Tony tires of disappointing his family, himself

Sep 2, 2020

Tony’s parents came from Mexico before he was born, and he was born and raised in Santa Maria. “I’ve lived here my whole life,” he said. “I’m the oldest, and have three younger sisters. I had a good childhood, and had everything I wanted. My parents treated me well and were both Christians, so I went to church when I was younger.”

When Tony went to high school, he started smoking marijuana. In between his sophomore and junior years, he moved on to methamphetamine. “Ever since then, everything has been bad,” Tony said. “I ended up dropping out of school because of drugs. Everything changed.”

Halfway through his junior year of high school, Tony stopped going to school. “For a year after I dropped out, I was doing the same things—going out in the streets with my friends, having a good time,” he said. “I wasn’t working, I was doing drugs. But then I started doing good again.”

Tony quit the drugs and got a job. He saved money and bought a car. “I had everything I wanted,” he said. “But I ended up talking to my old friends and doing the same thing. Everything went bad again. I started buying meth. I started getting in trouble with the law, and was arrested. “I lost my job, I lost my car—I lost everything I had worked for. I started using even heavier.”

Tony couldn’t hold down a job and would bounce from post to post picking or planting in the strawberry fields. “I’d get fired, or just never go back, and just get another job doing something else,” he said. Another arrest led to two months in jail. “When I got out, I was supposed to do these programs,” he said. “I never did them. I’d end up leaving because I was high or just because I didn’t want to go. I was supposed to do three different programs and I didn’t go to any of them, so I was locked up again.”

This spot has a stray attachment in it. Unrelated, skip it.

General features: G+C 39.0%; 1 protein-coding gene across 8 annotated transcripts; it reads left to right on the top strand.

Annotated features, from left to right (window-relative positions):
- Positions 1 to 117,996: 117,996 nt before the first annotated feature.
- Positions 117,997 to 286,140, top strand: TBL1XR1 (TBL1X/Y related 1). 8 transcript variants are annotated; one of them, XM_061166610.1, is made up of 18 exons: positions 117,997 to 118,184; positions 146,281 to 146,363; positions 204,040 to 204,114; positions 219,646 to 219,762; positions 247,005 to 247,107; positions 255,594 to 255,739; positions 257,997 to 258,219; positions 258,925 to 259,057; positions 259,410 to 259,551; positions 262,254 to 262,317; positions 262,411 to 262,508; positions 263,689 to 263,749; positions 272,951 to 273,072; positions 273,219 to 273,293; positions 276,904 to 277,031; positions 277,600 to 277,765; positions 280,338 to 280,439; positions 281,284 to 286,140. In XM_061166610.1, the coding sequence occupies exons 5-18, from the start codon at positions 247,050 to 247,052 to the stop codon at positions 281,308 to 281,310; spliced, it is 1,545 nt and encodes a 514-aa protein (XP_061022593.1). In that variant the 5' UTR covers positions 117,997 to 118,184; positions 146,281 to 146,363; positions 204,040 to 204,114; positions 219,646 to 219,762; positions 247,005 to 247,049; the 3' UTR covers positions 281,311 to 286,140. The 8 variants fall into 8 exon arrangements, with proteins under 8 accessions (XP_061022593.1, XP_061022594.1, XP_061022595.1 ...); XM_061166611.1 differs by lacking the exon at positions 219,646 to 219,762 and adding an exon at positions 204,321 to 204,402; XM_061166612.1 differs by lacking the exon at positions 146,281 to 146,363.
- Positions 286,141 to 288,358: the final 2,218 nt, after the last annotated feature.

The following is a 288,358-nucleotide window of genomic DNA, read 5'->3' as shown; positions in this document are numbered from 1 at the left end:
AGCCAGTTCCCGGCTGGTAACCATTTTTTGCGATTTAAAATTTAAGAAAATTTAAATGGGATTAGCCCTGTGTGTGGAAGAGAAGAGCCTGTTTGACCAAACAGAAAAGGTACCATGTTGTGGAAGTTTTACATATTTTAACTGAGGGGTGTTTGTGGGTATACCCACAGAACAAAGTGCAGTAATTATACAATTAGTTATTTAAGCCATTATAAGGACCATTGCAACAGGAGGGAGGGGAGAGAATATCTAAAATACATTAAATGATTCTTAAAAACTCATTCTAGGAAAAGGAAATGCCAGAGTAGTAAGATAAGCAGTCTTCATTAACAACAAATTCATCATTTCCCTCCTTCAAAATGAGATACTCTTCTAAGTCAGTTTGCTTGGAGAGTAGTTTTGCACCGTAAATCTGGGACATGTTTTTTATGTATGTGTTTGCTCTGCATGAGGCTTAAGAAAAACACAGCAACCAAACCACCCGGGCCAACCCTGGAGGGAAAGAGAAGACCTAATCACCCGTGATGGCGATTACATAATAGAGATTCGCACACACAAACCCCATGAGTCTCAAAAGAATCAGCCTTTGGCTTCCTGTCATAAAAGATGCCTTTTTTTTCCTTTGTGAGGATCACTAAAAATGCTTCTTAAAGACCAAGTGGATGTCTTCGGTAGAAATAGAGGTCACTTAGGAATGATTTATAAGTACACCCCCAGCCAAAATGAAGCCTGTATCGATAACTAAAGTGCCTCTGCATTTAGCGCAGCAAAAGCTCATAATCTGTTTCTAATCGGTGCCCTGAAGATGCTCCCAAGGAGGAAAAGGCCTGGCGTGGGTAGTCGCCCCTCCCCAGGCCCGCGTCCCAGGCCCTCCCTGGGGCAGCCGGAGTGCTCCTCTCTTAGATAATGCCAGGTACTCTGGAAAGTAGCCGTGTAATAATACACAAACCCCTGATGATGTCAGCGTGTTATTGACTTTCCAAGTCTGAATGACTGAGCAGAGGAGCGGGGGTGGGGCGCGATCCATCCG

Tony was court-ordered to the Mission in April, and was there for a month before getting kicked out for using again. “The temptation got me,” said Tony somberly. When it was announced the whole house was being tested the next day, Tony confessed, and was exited from the program. “(Program Manager) Chris told me to call within a week. I didn’t come back for two months.

“I started using a bit, but I was getting tired of it. I was tired of seeing my family so sad about what I was doing. I was tired of disappointing them. The first time I came here, they thought I was actually willing to change, so it hurt when I left. It hurt me too. I thought I was ready. Chris messaged me a lot. I started thinking about it more and more. I decided to give it another shot. I didn’t just do it because of probation. I actually want to change now.”

Tony, now 23, has been back at the Mission for three months. “It’s going really good,” he said. “I think everything is so helpful, the staff especially. If it wasn’t for Chris messaging me, I probably would never have come back. I’m so thankful for that, and for everyone here, even the guys in the program.”

Tony especially enjoys the Thursday outreach, where the Mission clients distribute food to those in need in the community. “Sometimes I see my family there,” he said. “They wave at me, and I wave back at them. Seeing them see what I’m doing makes me feel good. They used to see me out on the streets. Now they are seeing me give back.”

Tony is planning on graduating the program and finding a job. “Moving forward, I want to focus on staying on track and never going back to what I was doing,” he said. “My parents are working in fields pretty far away, in Los Alamos, so there is no (cell phone) signal there. I’ve talked to my sister. I just tell her to tell them not to worry about me, that I’m doing good. I wish I could talk to them, but knowing they know I’m OK, that’s good enough for me right now.”


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